Anna Anthropy is sick of talking about her game dys4ia. Ever since she released the interactive narrative based on her experiences as a trans woman undergoing hormone replacement therapy in March 2012, it’s been in the spotlight — as of today, there are new comments about it on Reddit, and there was a thread (now deleted) last week on 4chan. This relentless traffic and conversation is in large part due to the fact that it’s become the center of a debate about the definition of a “game.”
dys4ia is an autobiographical interactive hypertext that borrows from charmingly retro Wario-World aesthetics. Through simple mechanics and a mix of graphics and text, the player joins Anthropy on a journey that begins in frustration and ends on a note of hope — along the way dealing with transphophic “feminists” and ill-fitting clothes. When Anthropy released dys4ia on Newgrounds, a site that primarily hosts games and flash-based animations, it was met with fairly positive reactions, rather than the bigoted trolls some people might have anticipated. “Newgrounds is not exactly a bastion of understanding of LGBT issues,” notes game designer and educator Nick Fortugno.
It’s easy to assume that the attention dys4ia has attracted might have to do with the media spotlight on trans stories, from Janet Mock and her bestselling memoir to Laverne Cox and Carmen Carrera flawlessly reframing the conversation on Katie Couric’s talk show. (The newest edition of the DSM-5 also appeared since Anthropy released the game; in this version, “gender identity disorder” is replaced by “gender dysphoria.” This subtle change means that trans identity in itself is no longer classified as a pathology, although the distress that can, but does not necessarily, come along with it is still diagnosable.) But the debate around dys4ia in the gaming community has not been about its trans content — for the most part. (You can find message board comments expressing the wish that people would keep “politics” out of games.) The debate has been primarily about whether dys4ia, and other simple interactive hypertext experiments like it, are “games” or not. But even though the debate isn’t about their content per se, it’s no accident that this discussion is focused on a sub-genre defined by simple mechanics and queer content.
“The phrase ‘queer games’ was thrown around a lot in late 2012 and early 2013. Like most of these kinds of groupings, it’s an artificial and kind of shaky term, but the games most often named as part of it are well-known: dys4ia, Mainichi, Howling Dogs, and so forth,” explained designer Merritt Kopas last week at a workshop she hosted at the NYU Game Center titled “Interrupting Play: Queer Games and Futurity.”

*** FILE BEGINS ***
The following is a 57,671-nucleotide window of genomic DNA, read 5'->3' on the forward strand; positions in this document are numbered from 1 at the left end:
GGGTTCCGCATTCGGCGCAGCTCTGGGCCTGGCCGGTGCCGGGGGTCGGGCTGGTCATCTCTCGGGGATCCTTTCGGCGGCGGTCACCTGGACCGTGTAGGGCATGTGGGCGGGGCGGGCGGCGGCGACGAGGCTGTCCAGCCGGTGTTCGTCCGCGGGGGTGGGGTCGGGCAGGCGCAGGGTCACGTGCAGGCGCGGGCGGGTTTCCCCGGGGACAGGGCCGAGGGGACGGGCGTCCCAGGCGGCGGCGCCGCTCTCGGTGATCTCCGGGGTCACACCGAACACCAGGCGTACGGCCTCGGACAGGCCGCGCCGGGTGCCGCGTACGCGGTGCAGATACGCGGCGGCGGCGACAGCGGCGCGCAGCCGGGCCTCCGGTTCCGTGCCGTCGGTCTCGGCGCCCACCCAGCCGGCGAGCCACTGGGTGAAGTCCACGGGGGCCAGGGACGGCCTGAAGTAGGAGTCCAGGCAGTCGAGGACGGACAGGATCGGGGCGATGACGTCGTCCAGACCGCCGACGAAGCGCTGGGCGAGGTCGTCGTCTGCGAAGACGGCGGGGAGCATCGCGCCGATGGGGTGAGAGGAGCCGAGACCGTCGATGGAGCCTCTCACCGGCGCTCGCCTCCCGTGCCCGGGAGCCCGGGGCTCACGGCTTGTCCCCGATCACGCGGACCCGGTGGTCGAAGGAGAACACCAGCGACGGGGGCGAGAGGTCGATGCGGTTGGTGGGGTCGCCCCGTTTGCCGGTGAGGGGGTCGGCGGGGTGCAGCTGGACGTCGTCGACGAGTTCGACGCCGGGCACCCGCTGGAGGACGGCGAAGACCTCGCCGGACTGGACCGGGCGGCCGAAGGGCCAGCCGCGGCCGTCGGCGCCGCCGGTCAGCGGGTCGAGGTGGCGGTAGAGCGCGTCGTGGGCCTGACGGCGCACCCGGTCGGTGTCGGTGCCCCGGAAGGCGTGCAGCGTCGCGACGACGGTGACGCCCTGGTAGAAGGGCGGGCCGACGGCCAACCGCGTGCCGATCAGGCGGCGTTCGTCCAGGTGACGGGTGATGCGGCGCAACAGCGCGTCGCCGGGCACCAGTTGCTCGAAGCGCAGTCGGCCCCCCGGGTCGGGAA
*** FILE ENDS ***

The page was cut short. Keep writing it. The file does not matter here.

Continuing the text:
dys4ia and a lot of the games loosely grouped with it were all made on Twine, a programming language for making hypertext games that was created in 2009 by Chris Klimas and intended for writers looking to experiment with literature. Skeptics argue that these creations are too simplistic and linear to be considered “games.” Others, like Christopher Franklin, a gaming and interactive blogger, don’t see it as productive to define a game based on complicated mechanics or whether you can win or lose. “As someone who wants to see games become as vibrant and fulfilling in every facet of the human experience as they can be, I’m extraordinarily hesitant to put of those fences if I don’t need to,” he writes. Of course, his essay mentions dys4ia.
“dys4ia keeps coming up because it kicked this debate off,” explains Fortugno. “And Anna keeps coming up because she makes really good work. She is a good poster child for this conversation.”
This January, Fortugno presented dys4ia at a talk he gave at Sundance’s New Frontier Story Lab. “At the lab, I wanted to show ways that interactivity could be used to create emotional impact,” he explained. “I think it’s the most powerful translation of the experience of gender reassignment in any medium — ever. It doesn’t matter what we call it.” He is not the only fan. Last year, dys4ia was nominated for two awards — one for narrative and unconventional game development — by the Independent Games Festival.
To define a game based on how complicated it is is to determine who can and can’t be a game designer. Anthropy has long been a champion of accessibility. Her book, Rise of the Videogame Zinesters, is a manifesto that calls for everyone to make games, even if they aren’t very good.
Kopas is ready to move past representation. In her talk last week, she challenged her audience to work toward a new queer mechanics of game play. She started a conversation about how games can be built in a way that emphasize uncertainty, fluidity, and multi-directionality. “Many recognizable genres of digital games come with so much mechanical baggage,” she explained, “that we either need to be prepared to do a lot of unpacking or else to jettison genre and start from a more basic level of mechanics.”
To start thinking about bending your thinking, Kopas suggests a lists of games to check out:
Ultimate Flirt-Off – Diego Garcia
SABBAT — ohnoproblems
Slave of God — increpare
Pale Machine — Ben Esposito & bo-en
Queers in Love at the End of the World — anna anthropy
Thirty Flights of Loving — Brendon Chung
Reset — Lydia Neon
The Floor Is Jelly — Ian Snyder
Soundself — Robin Arnott
Dream Fishing — Sophie Houlden